Father's Day used to hurt. I remember waking up feeling heavy before I even realized why. That started about 5 years ago.
Before that, Father's Day was a source of stress and anxiety. Every year we'd ask, "what would you like, Papi?"
"Nothing," he'd reply.
Every year he'd spend the day angry and we never knew why. I still don't.
It's not that we did nothing. We made handmade cards and bought him books and flowers and my mother cooked a nice dinner. We had brunch and we went for walks. We told my dad we loved him and we did our very best to show him, but all he ever did that day was snarl.
Maybe we didn't do enough, maybe we should have known when he said "nothing," he meant a specific "something," and maybe we didn't pay attention so we didn't know what he meant. Maybe.
Or maybe we didn't do enough because nothing was ever enough, because maybe when you spend your life twisting yourself into angry, vengeful knots, maybe you get so stuck that you don't know how to be anything else. And maybe you get so caught up in your self-hatred that you turn it onto those who love you most because it poisons your whole world. Maybe when we said "I love you Papi!" and we brought him breakfast, he interpreted our sincerity as dishonesty. Maybe.
Father's Day came around and we spent the day feeling like we were walking over a landmine, waiting for the inevitable bomb to explode. Because it always did. By dinnertime, my dad's cruel words and violent behaviour had been the cause of many tears. Sometimes mine, always my mom's.
Once I moved out, I thought it would be different. It was, sort of. I didn't spend the day feeling like a string about to snap, but I did feel a weight on my heart, a mix of guilt and confusion. I wrestled with the notion of calling my dad, wishing him well, and knowing that he didn't deserve it. The few years that I did call, I zoned out of our conversations and let him do the talking, afraid that I would say something to aggravate him.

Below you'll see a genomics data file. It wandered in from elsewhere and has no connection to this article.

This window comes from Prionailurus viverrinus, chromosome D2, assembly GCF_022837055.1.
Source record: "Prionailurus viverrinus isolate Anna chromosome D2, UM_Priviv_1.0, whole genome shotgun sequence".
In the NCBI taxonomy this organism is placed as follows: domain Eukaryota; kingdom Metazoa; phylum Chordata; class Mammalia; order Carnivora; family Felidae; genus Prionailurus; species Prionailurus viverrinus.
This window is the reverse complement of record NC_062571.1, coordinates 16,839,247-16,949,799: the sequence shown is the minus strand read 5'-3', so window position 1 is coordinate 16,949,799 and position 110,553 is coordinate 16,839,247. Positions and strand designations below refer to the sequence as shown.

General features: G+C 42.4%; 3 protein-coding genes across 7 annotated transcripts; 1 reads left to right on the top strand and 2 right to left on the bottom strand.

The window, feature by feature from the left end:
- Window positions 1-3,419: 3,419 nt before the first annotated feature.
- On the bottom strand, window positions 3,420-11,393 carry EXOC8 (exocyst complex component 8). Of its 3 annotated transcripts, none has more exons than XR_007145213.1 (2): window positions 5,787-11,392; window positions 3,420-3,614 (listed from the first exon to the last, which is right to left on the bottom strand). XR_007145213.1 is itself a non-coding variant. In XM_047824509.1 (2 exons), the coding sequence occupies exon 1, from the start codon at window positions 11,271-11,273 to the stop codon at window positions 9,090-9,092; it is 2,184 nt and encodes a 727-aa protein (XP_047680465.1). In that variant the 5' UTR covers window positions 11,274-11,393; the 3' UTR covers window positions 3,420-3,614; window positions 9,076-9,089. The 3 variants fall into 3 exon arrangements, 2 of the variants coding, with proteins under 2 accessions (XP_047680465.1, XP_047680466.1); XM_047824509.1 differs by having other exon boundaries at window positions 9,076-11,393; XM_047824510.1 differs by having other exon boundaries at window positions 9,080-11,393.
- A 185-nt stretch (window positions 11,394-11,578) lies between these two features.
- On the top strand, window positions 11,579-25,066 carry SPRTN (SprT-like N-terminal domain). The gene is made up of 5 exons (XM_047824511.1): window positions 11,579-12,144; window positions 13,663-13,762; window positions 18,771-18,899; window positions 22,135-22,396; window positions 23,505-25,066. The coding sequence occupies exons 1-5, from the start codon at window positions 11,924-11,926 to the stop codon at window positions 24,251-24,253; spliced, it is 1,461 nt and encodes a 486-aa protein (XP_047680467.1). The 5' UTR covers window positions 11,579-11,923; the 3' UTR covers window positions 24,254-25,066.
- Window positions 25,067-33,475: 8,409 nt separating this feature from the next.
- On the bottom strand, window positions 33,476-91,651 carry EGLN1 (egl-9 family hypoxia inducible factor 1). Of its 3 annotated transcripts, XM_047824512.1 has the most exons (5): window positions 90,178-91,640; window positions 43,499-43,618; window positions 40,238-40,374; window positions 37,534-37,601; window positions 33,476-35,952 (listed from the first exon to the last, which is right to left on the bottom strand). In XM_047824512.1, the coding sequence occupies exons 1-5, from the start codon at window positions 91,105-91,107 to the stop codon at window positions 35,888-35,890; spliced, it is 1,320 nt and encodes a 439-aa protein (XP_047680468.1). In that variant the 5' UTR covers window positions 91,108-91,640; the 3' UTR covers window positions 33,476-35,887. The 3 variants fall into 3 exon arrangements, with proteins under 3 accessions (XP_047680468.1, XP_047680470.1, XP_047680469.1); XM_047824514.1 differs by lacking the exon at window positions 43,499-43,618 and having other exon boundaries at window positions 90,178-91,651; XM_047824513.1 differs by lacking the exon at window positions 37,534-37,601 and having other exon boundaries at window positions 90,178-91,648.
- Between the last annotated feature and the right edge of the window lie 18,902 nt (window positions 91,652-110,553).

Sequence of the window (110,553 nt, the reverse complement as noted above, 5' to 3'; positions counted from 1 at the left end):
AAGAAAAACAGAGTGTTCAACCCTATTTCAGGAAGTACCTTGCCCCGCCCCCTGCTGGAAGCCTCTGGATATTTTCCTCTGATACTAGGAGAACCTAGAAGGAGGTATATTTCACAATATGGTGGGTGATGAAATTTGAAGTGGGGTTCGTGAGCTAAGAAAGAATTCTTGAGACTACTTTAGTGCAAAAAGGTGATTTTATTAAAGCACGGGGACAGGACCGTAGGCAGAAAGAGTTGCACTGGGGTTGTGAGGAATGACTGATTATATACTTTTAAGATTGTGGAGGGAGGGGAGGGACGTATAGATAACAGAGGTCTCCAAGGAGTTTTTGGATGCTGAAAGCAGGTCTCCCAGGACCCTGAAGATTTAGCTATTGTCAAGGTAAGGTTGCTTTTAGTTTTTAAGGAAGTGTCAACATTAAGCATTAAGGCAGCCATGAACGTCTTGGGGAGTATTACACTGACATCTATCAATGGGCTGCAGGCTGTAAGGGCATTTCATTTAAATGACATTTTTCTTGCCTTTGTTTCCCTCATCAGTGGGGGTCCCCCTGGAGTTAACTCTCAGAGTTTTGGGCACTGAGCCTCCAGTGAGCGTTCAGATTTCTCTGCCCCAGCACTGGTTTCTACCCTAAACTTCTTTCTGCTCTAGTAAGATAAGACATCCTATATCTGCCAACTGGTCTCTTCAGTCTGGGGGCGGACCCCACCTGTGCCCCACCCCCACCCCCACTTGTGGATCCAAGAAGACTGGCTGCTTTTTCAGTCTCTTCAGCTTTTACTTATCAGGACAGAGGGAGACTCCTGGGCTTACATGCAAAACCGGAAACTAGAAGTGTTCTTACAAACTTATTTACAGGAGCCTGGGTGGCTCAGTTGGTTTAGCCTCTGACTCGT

When I eventually stopped calling, I stopped feeling the guilt, but I still felt the sadness. I spent the day mourning the loss of the father I never had, wishing I'd grown up with the hero I needed.
Then my daughter was born, and I watched the most wonderful husband in the world become the most perfect father. He is patient. He is kind. He smiles more often than not, he makes me giggle. I never feel like I do enough but he reminds me, over and over, that I am more than enough. I completely forgot about today and apologized over and over, asking what he wanted so I could go buy it or do it, right away. His response?
"I just want you to relax."
Today I woke up and kissed the father of my baby girl and thanked God for sending me the man I'll never deserve. I grew up afraid of my Father in Heaven because I spent my childhood afraid of the one on earth. I resented Him because I thought He resented me.
But watching Matthew, my prince, and the way he is so gentle and tender, how he is ALWAYS asking how he can serve... I know our daughter will be different. She will grow up confident in the love of her father and of her Father. She will have everything I wanted and wished for and more.
Today is the first Father's Day I felt joy. I have my husband and my daughter to thank for that. Watching their love for each other has brought healing to a pain I never thought would fade.
Here's to dads; the ones who work hard and love harder. To the ones who come home tired and drained, but still show up for their wives and kids. To the ones who cherish their families. To the ones who put in the effort to listen and learn. To the dads who practice patience, who are willing to be vulnerable, who teach their children unconditional love...thank you. You are incredible, and we need more of you.
And to all the children of those dads; hug them tight and don't let go.